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Why the Franco-German couple fails to inspire

I distinctly remember when I first heard the word Merkozy. It was by the end of the Polish presidency of the EU, late 2011; the Council had been blocking my attempts at finalising the legislation on resettlement of refugees and I needed to know why. Before they wrapped up their work, two staffers of the Polish presidency agreed to tell me why over a pint of beer. They put the blame on the then upcoming French presidential elections, where Nicolas Sarkozy would have to beat Marine Le Pen in the first round (before facing François Hollande); if Le Pen discovered that the EU was trying to increase the funding for the resettlement of refugees in EU Member States, she would use that in the campaign, hurting Sarkozy. When I pointed to the ability of the presidency to set the Council’s agenda, they said: “oh, forget it; things don’t move whenever they are blocked by the Merkozy”. They laughed. “That’s how you call Merkel and Sarkozy”. A few weeks later I saw the term printed for the first time in a newspaper article. Then it somehow caught on, and suddenly it was everywhere. In a way people still miss the term and try to recapture it by speaking of ‘Merkollande’ or similar her new coinages.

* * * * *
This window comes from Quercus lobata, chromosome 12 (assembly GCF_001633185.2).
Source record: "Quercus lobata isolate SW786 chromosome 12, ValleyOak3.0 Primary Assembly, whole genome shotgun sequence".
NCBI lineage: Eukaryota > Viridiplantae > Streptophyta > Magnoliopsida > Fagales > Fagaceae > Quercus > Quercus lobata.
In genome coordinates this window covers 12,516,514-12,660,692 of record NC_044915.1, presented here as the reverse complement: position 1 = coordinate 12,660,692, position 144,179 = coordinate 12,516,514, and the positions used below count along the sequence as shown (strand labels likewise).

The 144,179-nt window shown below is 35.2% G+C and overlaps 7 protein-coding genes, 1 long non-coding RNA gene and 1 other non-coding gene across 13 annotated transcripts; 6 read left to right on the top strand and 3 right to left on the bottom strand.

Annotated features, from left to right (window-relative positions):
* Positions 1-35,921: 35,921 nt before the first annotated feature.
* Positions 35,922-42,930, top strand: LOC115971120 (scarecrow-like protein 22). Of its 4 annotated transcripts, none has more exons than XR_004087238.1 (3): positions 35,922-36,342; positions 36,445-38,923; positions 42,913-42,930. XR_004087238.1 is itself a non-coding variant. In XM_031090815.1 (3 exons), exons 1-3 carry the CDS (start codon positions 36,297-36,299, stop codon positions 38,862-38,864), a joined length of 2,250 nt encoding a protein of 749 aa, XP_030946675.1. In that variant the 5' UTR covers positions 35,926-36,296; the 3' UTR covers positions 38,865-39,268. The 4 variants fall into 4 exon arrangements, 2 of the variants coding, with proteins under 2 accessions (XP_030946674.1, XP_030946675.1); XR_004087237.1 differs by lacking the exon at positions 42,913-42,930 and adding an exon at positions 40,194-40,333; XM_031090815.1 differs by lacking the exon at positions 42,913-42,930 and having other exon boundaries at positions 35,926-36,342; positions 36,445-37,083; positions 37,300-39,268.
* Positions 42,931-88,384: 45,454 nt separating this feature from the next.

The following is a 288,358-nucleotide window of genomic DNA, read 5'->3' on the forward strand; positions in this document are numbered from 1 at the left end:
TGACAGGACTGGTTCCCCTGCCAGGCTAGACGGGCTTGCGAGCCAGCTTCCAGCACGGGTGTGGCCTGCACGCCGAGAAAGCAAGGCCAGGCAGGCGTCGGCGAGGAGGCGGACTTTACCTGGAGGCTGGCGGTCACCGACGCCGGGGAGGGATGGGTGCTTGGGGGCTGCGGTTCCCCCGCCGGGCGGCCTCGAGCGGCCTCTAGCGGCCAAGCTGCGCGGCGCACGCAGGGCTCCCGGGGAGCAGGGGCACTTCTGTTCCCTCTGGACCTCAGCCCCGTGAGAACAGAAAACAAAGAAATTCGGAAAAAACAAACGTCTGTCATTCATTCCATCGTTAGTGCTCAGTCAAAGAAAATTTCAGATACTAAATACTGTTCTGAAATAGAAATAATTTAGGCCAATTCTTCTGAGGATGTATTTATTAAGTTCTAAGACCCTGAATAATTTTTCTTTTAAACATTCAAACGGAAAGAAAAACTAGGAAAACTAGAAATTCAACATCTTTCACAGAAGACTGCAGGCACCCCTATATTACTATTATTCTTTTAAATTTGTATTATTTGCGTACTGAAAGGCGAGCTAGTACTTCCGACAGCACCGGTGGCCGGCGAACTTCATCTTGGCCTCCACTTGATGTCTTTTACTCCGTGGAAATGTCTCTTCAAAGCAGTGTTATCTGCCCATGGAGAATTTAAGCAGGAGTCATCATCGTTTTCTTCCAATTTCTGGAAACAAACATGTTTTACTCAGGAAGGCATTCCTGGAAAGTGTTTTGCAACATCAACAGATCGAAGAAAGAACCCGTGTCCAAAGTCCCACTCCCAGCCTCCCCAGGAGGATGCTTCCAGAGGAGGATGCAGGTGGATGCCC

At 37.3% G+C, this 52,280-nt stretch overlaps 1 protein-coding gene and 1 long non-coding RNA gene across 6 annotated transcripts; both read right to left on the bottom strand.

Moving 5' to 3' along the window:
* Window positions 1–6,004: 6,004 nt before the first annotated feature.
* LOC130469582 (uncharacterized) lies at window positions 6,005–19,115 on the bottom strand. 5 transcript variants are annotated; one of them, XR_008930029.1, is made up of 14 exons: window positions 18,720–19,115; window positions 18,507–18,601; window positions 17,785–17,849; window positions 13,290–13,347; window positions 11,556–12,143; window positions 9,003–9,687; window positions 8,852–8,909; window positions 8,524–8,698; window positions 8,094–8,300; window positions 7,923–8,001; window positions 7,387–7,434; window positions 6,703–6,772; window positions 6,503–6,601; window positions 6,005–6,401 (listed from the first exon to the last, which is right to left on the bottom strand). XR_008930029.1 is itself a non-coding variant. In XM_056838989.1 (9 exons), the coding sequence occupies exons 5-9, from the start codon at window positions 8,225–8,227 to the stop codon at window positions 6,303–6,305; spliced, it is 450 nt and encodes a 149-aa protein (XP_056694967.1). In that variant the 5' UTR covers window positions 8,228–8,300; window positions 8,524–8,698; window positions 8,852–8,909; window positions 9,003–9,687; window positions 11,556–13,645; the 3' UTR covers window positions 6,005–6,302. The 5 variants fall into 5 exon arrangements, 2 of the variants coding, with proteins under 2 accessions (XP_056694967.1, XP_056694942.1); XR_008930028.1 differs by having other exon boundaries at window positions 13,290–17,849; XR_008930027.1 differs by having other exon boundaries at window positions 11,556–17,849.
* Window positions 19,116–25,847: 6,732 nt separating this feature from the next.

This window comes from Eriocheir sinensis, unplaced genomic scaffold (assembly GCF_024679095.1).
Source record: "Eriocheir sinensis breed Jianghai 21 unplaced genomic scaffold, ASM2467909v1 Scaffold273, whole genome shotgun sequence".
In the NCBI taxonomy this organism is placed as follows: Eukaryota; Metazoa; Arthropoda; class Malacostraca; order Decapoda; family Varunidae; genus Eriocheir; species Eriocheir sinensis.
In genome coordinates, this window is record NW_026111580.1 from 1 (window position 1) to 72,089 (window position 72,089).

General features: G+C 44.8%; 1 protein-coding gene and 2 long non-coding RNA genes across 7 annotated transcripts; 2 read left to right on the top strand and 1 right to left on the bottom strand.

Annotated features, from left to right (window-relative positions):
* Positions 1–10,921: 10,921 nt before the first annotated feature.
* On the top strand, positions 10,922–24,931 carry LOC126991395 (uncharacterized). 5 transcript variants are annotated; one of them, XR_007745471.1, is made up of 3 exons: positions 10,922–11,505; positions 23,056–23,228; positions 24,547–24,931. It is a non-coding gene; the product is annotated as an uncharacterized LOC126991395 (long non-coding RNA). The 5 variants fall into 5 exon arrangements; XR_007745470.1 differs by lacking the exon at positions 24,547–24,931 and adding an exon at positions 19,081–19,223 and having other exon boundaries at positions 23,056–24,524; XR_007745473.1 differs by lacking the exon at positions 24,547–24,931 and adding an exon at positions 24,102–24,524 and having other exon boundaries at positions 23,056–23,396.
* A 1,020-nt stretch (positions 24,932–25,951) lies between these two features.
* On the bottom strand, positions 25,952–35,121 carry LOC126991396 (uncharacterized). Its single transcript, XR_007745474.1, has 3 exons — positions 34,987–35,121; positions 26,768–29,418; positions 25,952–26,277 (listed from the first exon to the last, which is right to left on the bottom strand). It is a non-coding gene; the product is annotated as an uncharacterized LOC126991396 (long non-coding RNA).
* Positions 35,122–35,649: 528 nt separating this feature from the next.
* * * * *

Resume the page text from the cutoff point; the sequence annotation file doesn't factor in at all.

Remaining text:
On the 25th anniversary of Helmut Kohl and François ‘s joint address to the European Parliament, Merkel and Hollande also spoke to the plenary in Strasbourg. A lot has happened to the Franco-German duo in these 25 years. Back then, they were the motor of the European project, together with then Commission president Jacques Delors. In more recent years, as my Merkozy anecdote illustrates, they are better at blocking things (not only resettlement of refugees, but also Eurobonds, for instance) than at promoting new ideas

The dispassionate reaction to Merkel’s and Hollande’s speeches this week in Strasbourg is make  this blatantly obvious. The two leaders said nothing particularly wrong. Quite on the contrary  in Merkel’s case, actually, who focused her whole speech on the issue of refugees, said all the right things on the humanitarian question and clearly stated that the EU is (or should be) a ‘community of values’, meaning that the minimalist project to keep the EU at the level of just a single market should be overcome. Hollande was more eclectic. He spoke on the eurozone, Ukraine and various other things. Hence his speech had more weak points. To me it seemed as if Hollande not quite understands the level of institutional innovation we will need in order to have an effective economic governance of the eurozone — which, in my view, would mean turning the EU into a full-fledged democracy — neither did he produce a vision of how to solve the economic and social crisis in Europe, although he did indeed mention the problem of youth unemployment.

Neither of the two leaders, however, did address the question of the ‘rule of law’ crisis in the EU and the threat impending on the Union from increasingly authoritarian regimes like Viktor Orbán’s Hungary. And this is the crisis that will make or break the EU (more on that on a new blog post next week).